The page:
Covid-19: Affect on Removal Proceedings

When you look around it becomes exceedingly obvious that Covid-19 has changed every corner of life in some way. Sentences like, “we used to do it this way…. Well, then, Covid” are commonplace. That includes legal practices.

As experts in immigration law, our professionals at Voloshen Law, we have clients facing removal, and not being sure what happens next. What if, for example, one of our team contracts Covid? While we can offer online consultation, that’s not going to be possible in a court setting.


Lawers can take precautions, making sure they and their clients wear appropriate masks during testimony. But even the best protection doesn’t account for pre-trial exposure. Then there are courts who order a law practitioner to court, no matter their Covid status. 

Court Schedules

In March, EOIR (the Executive Office for Immigration Review) postponed a large number of master calendar hearings throughout the US. Some hearings were not suspended, however. They included immigrants held in detention and unaccompanied children. There was no rhyme or reason as to how courts were reopened, and even then some courts experienced sudden closures due to Covid-10 exposures. It wasn’t until September that most courts reopened at least partially. 

For a client, the on-again, off-again trial status is frustrating and uncertain. Many courts already have backlogs, and now they have another hearing that should be rescheduled quickly. It is important for agencies like ours to be open and honest with our clients. The decision to seek dismissal can create further hardship, like loss of work authorization. Now you add Covid into the equation, and the entire legal system has to rethink procedures and processes, and how to best protect clients from all the changes. 



USCIS Impact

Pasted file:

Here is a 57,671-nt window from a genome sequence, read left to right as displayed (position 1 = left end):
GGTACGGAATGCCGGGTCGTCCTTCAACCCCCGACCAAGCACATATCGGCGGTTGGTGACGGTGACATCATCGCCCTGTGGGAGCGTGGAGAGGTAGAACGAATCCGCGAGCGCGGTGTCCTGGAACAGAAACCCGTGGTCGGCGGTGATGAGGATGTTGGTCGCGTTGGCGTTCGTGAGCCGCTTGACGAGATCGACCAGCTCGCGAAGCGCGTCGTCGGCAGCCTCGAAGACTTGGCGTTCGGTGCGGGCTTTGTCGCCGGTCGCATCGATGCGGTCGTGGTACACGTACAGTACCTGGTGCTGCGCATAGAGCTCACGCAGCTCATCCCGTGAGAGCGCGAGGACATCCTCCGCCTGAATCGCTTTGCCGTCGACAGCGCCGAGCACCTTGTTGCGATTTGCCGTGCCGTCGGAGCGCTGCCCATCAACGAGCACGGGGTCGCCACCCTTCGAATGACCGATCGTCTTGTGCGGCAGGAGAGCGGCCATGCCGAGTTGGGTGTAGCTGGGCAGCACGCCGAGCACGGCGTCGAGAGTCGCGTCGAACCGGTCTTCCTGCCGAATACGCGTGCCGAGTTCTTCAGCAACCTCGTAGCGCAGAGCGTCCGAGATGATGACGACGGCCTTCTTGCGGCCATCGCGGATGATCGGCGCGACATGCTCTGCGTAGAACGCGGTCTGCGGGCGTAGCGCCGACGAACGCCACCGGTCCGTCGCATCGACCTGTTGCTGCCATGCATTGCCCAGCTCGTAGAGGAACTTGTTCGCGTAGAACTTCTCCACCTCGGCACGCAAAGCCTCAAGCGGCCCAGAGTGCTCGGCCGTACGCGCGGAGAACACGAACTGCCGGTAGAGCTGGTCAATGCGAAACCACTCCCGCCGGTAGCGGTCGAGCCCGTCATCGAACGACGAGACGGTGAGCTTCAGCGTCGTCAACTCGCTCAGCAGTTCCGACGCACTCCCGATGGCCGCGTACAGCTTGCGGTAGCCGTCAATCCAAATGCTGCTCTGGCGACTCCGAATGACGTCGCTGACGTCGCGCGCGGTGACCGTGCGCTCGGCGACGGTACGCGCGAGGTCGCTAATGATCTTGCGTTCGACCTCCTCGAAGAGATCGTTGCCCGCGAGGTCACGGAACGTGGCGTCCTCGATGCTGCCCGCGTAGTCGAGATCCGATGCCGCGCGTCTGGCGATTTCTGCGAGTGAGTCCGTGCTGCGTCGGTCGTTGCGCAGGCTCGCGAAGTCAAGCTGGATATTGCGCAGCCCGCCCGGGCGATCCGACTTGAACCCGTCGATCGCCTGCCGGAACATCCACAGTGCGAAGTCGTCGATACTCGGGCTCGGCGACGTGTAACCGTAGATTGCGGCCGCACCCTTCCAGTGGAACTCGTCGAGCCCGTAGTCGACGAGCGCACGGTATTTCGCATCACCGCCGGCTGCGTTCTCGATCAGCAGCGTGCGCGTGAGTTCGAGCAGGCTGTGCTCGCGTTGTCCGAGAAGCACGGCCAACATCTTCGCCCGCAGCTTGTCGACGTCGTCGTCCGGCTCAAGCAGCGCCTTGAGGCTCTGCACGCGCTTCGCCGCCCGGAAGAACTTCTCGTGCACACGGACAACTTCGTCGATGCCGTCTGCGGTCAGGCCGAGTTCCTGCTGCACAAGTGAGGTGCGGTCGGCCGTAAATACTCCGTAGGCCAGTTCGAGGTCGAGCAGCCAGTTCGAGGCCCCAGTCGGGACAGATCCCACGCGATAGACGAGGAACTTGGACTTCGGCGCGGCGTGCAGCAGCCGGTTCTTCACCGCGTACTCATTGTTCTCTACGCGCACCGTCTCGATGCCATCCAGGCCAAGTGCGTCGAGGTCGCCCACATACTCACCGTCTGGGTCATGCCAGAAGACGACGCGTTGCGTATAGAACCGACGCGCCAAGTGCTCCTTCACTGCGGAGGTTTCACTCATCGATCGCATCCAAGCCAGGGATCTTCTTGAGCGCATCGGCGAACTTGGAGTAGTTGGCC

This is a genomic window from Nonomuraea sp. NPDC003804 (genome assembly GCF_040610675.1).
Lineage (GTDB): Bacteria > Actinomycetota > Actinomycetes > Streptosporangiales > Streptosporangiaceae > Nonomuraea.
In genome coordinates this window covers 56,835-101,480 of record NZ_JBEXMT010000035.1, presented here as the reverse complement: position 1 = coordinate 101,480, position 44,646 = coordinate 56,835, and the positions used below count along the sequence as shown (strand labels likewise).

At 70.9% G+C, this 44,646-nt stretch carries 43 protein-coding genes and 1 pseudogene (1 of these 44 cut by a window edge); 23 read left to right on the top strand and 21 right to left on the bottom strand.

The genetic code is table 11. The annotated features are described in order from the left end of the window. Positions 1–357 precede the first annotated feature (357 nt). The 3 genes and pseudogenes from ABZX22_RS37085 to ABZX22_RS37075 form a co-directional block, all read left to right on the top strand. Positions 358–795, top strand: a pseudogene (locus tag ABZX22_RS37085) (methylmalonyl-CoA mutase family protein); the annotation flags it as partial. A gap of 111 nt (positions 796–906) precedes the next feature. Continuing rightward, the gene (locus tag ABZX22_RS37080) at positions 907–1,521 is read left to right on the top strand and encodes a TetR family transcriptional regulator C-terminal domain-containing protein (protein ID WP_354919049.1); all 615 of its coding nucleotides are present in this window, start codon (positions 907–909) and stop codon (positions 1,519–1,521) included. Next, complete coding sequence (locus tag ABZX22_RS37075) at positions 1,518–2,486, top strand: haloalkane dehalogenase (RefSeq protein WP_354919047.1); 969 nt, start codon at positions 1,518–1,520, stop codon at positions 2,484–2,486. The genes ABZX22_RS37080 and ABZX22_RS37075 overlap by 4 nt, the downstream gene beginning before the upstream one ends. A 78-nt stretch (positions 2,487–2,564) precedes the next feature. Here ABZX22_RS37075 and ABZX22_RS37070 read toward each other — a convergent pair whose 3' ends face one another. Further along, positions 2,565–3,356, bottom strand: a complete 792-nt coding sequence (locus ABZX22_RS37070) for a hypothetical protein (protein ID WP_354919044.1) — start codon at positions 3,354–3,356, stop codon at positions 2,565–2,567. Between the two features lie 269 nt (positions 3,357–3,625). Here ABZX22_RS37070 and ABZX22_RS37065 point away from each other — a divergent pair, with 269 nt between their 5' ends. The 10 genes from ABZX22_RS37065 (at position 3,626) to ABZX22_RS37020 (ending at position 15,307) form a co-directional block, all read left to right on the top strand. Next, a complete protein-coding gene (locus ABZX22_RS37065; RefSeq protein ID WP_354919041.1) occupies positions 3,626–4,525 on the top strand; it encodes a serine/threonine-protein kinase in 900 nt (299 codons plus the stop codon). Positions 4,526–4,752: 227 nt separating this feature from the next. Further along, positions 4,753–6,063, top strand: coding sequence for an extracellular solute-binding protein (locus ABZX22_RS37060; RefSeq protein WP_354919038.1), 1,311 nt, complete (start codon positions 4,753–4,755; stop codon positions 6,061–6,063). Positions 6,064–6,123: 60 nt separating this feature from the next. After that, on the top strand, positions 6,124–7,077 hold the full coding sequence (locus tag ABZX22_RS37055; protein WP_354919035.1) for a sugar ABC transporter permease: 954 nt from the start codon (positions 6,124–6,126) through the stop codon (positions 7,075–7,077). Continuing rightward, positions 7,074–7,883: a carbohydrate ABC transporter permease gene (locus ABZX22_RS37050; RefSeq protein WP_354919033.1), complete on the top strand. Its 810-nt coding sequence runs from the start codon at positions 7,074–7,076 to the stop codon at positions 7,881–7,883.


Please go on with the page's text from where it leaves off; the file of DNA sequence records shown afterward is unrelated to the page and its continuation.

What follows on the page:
During the first three months of the pandemic, the USCIS suspended in-person services. This meant interviews for immigration benefits and asylum applications were pushed back, including at embassies and worldwide consulates. 

  • No fingerprints were taken
  • No oath ceremonies took place. 
  • No immigrant and nonimmigrant visa appointments
  • Suspension of family-based immigrant visas (including relatives of US citizens)

The only exception was for H-2 visas due to the need for temporary agricultural workers.

The impact was staggering. Thousands of people were “on hold” for citizenship. There were no efforts to protect foreign nationals from losing their status during a state of emergency. 

There is no question the USCIS needs to make policy changes that could allow noncitizens relief from never-ending paperwork, and extend their status.

Looking for Assistance

If you find yourself in the middle of technical issues regarding removal proceedings or other seemingly impossible bundles of red tapes, Voloshen Law is an expert in immigration affairs. Don’t try to navigate by yourself. The details are complex and often changing. 

We have offices in Huntindgon, PA, and Boca Raton, FL, which you can call: (215) 437-7854. We also have an online contact form for your convenience. 


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